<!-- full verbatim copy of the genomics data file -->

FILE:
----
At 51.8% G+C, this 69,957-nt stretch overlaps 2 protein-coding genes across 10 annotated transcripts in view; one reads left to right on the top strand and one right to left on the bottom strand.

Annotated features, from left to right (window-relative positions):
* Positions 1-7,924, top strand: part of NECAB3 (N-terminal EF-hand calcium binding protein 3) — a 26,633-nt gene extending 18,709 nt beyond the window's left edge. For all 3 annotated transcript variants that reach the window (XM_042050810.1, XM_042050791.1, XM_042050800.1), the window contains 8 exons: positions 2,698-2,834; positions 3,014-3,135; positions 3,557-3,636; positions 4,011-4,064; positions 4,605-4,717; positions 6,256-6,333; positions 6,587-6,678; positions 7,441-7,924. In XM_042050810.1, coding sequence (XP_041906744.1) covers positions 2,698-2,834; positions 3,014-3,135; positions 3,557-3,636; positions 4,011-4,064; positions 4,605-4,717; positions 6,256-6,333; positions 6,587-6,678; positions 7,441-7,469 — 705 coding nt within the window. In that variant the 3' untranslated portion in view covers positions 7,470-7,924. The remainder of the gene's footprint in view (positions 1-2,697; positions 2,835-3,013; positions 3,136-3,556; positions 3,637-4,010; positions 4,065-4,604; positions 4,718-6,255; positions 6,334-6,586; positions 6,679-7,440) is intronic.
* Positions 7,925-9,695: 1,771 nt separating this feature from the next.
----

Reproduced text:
At 51.8% G+C, this 69,957-nt stretch overlaps 2 protein-coding genes across 10 annotated transcripts in view; one reads left to right on the top strand and one right to left on the bottom strand.

Annotated features, from left to right (window-relative positions):
* Positions 1-7,924, top strand: part of NECAB3 (N-terminal EF-hand calcium binding protein 3) — a 26,633-nt gene extending 18,709 nt beyond the window's left edge. For all 3 annotated transcript variants that reach the window (XM_042050810.1, XM_042050791.1, XM_042050800.1), the window contains 8 exons: positions 2,698-2,834; positions 3,014-3,135; positions 3,557-3,636; positions 4,011-4,064; positions 4,605-4,717; positions 6,256-6,333; positions 6,587-6,678; positions 7,441-7,924. In XM_042050810.1, coding sequence (XP_041906744.1) covers positions 2,698-2,834; positions 3,014-3,135; positions 3,557-3,636; positions 4,011-4,064; positions 4,605-4,717; positions 6,256-6,333; positions 6,587-6,678; positions 7,441-7,469 — 705 coding nt within the window. In that variant the 3' untranslated portion in view covers positions 7,470-7,924. The remainder of the gene's footprint in view (positions 1-2,697; positions 2,835-3,013; positions 3,136-3,556; positions 3,637-4,010; positions 4,065-4,604; positions 4,718-6,255; positions 6,334-6,586; positions 6,679-7,440) is intronic.
* Positions 7,925-9,695: 1,771 nt separating this feature from the next.